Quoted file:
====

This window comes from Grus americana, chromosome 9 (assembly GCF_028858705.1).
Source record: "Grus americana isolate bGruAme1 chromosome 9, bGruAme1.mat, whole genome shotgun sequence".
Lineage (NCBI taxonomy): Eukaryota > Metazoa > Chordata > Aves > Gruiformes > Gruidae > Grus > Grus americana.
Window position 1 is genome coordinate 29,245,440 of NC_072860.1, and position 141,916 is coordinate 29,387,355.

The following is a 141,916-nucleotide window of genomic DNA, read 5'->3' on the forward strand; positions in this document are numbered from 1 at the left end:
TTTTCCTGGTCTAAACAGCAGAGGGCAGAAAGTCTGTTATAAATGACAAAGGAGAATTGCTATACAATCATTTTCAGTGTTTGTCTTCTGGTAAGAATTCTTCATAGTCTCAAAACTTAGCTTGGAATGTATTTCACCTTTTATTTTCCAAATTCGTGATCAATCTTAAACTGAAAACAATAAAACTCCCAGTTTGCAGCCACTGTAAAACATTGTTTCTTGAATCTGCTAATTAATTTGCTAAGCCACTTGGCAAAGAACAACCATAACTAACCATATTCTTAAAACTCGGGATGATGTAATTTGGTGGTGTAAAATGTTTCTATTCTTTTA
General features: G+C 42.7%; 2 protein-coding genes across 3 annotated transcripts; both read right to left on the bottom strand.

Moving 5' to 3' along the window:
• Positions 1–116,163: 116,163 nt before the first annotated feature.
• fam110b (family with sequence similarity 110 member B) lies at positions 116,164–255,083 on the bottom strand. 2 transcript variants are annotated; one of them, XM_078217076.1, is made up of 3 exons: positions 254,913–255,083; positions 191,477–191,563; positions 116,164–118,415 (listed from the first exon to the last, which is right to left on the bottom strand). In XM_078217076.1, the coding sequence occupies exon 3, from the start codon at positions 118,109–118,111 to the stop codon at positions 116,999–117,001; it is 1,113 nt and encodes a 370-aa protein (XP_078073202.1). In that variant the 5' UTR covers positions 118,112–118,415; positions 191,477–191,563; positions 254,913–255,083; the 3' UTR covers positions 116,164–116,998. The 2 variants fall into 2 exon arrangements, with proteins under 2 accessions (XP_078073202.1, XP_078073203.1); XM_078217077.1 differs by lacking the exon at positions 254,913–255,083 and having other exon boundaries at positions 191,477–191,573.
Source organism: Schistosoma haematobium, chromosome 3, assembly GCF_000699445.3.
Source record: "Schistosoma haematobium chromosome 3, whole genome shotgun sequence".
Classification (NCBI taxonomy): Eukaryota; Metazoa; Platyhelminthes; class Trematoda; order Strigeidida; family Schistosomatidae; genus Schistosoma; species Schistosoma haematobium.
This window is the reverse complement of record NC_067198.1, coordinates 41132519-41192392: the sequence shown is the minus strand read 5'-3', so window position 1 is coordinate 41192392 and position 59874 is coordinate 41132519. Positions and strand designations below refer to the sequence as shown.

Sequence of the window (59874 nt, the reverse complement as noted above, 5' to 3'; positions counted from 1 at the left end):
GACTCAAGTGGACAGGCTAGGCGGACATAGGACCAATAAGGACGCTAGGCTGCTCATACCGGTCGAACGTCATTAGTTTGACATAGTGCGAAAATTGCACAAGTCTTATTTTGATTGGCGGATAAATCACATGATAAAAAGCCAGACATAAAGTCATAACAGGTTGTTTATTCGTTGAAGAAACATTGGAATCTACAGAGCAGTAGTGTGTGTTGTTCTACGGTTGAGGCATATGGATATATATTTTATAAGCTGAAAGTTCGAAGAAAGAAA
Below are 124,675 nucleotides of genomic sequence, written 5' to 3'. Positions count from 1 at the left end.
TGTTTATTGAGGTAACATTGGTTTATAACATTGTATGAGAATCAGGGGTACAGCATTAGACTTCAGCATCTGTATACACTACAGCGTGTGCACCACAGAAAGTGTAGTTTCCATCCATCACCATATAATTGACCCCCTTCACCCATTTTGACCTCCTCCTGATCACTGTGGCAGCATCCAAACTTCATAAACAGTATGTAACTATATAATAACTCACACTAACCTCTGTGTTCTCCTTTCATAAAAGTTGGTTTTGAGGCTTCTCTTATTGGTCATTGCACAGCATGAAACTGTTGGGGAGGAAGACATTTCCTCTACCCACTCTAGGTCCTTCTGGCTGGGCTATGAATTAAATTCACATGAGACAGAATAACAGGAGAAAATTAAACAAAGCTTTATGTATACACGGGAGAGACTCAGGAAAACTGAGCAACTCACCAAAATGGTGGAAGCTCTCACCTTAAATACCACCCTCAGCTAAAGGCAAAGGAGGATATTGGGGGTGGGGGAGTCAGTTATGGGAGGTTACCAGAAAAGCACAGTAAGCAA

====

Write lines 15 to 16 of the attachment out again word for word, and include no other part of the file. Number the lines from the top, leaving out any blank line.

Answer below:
Sequence of the window (59874 nt, the reverse complement as noted above, 5' to 3'; positions counted from 1 at the left end):
GACTCAAGTGGACAGGCTAGGCGGACATAGGACCAATAAGGACGCTAGGCTGCTCATACCGGTCGAACGTCATTAGTTTGACATAGTGCGAAAATTGCACAAGTCTTATTTTGATTGGCGGATAAATCACATGATAAAAAGCCAGACATAAAGTCATAACAGGTTGTTTATTCGTTGAAGAAACATTGGAATCTACAGAGCAGTAGTGTGTGTTGTTCTACGGTTGAGGCATATGGATATATATTTTATAAGCTGAAAGTTCGAAGAAAGAAA